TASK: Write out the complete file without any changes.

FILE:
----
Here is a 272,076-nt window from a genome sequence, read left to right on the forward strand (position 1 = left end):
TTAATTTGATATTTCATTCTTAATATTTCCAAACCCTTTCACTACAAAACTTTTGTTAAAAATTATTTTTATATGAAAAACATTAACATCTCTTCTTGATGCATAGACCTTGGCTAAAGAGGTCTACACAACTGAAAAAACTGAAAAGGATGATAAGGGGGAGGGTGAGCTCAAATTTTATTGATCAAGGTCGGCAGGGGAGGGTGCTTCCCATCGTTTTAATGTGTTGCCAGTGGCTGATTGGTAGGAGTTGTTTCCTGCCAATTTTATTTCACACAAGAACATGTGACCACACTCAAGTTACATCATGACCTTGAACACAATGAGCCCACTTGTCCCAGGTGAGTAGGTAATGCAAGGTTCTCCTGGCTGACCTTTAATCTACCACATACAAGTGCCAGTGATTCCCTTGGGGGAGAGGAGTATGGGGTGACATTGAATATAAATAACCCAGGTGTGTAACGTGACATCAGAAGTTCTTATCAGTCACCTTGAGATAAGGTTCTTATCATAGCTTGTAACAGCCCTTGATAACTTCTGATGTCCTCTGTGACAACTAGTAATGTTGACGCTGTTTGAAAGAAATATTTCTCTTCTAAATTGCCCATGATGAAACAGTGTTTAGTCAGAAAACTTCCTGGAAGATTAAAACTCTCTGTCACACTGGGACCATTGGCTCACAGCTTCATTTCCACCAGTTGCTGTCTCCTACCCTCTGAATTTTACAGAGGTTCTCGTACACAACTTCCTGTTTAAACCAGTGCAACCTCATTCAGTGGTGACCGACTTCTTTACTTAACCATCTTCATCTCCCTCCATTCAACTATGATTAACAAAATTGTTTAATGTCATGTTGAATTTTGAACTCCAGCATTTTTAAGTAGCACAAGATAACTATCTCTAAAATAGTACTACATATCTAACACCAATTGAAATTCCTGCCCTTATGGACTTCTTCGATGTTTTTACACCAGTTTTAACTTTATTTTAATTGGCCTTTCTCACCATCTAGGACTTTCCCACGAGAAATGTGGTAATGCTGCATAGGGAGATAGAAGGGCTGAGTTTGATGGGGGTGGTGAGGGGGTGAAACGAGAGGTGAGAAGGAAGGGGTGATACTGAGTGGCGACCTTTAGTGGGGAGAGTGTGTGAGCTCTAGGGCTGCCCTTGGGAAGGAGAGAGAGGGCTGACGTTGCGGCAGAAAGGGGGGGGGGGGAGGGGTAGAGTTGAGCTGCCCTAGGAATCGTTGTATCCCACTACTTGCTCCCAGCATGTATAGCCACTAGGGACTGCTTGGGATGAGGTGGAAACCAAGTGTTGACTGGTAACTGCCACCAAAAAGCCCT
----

Here is a 272,076-nt window from a genome sequence, read left to right on the forward strand (position 1 = left end):
TTAATTTGATATTTCATTCTTAATATTTCCAAACCCTTTCACTACAAAACTTTTGTTAAAAATTATTTTTATATGAAAAACATTAACATCTCTTCTTGATGCATAGACCTTGGCTAAAGAGGTCTACACAACTGAAAAAACTGAAAAGGATGATAAGGGGGAGGGTGAGCTCAAATTTTATTGATCAAGGTCGGCAGGGGAGGGTGCTTCCCATCGTTTTAATGTGTTGCCAGTGGCTGATTGGTAGGAGTTGTTTCCTGCCAATTTTATTTCACACAAGAACATGTGACCACACTCAAGTTACATCATGACCTTGAACACAATGAGCCCACTTGTCCCAGGTGAGTAGGTAATGCAAGGTTCTCCTGGCTGACCTTTAATCTACCACATACAAGTGCCAGTGATTCCCTTGGGGGAGAGGAGTATGGGGTGACATTGAATATAAATAACCCAGGTGTGTAACGTGACATCAGAAGTTCTTATCAGTCACCTTGAGATAAGGTTCTTATCATAGCTTGTAACAGCCCTTGATAACTTCTGATGTCCTCTGTGACAACTAGTAATGTTGACGCTGTTTGAAAGAAATATTTCTCTTCTAAATTGCCCATGATGAAACAGTGTTTAGTCAGAAAACTTCCTGGAAGATTAAAACTCTCTGTCACACTGGGACCATTGGCTCACAGCTTCATTTCCACCAGTTGCTGTCTCCTACCCTCTGAATTTTACAGAGGTTCTCGTACACAACTTCCTGTTTAAACCAGTGCAACCTCATTCAGTGGTGACCGACTTCTTTACTTAACCATCTTCATCTCCCTCCATTCAACTATGATTAACAAAATTGTTTAATGTCATGTTGAATTTTGAACTCCAGCATTTTTAAGTAGCACAAGATAACTATCTCTAAAATAGTACTACATATCTAACACCAATTGAAATTCCTGCCCTTATGGACTTCTTCGATGTTTTTACACCAGTTTTAACTTTATTTTAATTGGCCTTTCTCACCATCTAGGACTTTCCCACGAGAAATGTGGTAATGCTGCATAGGGAGATAGAAGGGCTGAGTTTGATGGGGGTGGTGAGGGGGTGAAACGAGAGGTGAGAAGGAAGGGGTGATACTGAGTGGCGACCTTTAGTGGGGAGAGTGTGTGAGCTCTAGGGCTGCCCTTGGGAAGGAGAGAGAGGGCTGACGTTGCGGCAGAAAGGGGGGGGGGGGAGGGGTAGAGTTGAGCTGCCCTAGGAATCGTTGTATCCCACTACTTGCTCCCAGCATGTATAGCCACTAGGGACTGCTTGGGATGAGGTGGAAACCAAGTGTTGACTGGTAACTGCCACCAAAAAGCCCT